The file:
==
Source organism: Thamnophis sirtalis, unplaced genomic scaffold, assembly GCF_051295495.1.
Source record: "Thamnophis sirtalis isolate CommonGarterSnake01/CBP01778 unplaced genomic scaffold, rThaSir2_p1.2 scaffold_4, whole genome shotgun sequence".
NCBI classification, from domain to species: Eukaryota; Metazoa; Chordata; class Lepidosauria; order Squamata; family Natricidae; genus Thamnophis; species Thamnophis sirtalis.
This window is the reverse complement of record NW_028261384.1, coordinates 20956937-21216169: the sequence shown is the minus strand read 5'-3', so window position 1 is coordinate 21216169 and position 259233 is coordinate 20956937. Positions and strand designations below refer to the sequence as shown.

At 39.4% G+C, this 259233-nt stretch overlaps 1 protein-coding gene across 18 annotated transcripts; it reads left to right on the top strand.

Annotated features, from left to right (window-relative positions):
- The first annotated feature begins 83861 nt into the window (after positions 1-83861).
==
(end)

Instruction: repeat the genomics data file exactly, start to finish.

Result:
Source organism: Thamnophis sirtalis, unplaced genomic scaffold, assembly GCF_051295495.1.
Source record: "Thamnophis sirtalis isolate CommonGarterSnake01/CBP01778 unplaced genomic scaffold, rThaSir2_p1.2 scaffold_4, whole genome shotgun sequence".
NCBI classification, from domain to species: Eukaryota; Metazoa; Chordata; class Lepidosauria; order Squamata; family Natricidae; genus Thamnophis; species Thamnophis sirtalis.
This window is the reverse complement of record NW_028261384.1, coordinates 20956937-21216169: the sequence shown is the minus strand read 5'-3', so window position 1 is coordinate 21216169 and position 259233 is coordinate 20956937. Positions and strand designations below refer to the sequence as shown.

At 39.4% G+C, this 259233-nt stretch overlaps 1 protein-coding gene across 18 annotated transcripts; it reads left to right on the top strand.

Annotated features, from left to right (window-relative positions):
- The first annotated feature begins 83861 nt into the window (after positions 1-83861).